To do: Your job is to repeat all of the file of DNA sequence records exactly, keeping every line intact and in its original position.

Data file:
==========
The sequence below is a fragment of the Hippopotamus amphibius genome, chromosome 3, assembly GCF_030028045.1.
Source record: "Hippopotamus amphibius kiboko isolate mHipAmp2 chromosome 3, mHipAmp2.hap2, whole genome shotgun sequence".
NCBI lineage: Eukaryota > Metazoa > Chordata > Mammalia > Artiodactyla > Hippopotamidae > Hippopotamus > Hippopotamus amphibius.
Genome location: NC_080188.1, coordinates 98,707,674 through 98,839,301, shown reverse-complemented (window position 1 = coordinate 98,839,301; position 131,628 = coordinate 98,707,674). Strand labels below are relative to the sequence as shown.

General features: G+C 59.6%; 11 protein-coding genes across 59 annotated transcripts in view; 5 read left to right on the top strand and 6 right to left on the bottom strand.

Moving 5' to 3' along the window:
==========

The sequence below is a fragment of the Hippopotamus amphibius genome, chromosome 3, assembly GCF_030028045.1.
Source record: "Hippopotamus amphibius kiboko isolate mHipAmp2 chromosome 3, mHipAmp2.hap2, whole genome shotgun sequence".
NCBI lineage: Eukaryota > Metazoa > Chordata > Mammalia > Artiodactyla > Hippopotamidae > Hippopotamus > Hippopotamus amphibius.
Genome location: NC_080188.1, coordinates 98,707,674 through 98,839,301, shown reverse-complemented (window position 1 = coordinate 98,839,301; position 131,628 = coordinate 98,707,674). Strand labels below are relative to the sequence as shown.

General features: G+C 59.6%; 11 protein-coding genes across 59 annotated transcripts in view; 5 read left to right on the top strand and 6 right to left on the bottom strand.

Moving 5' to 3' along the window: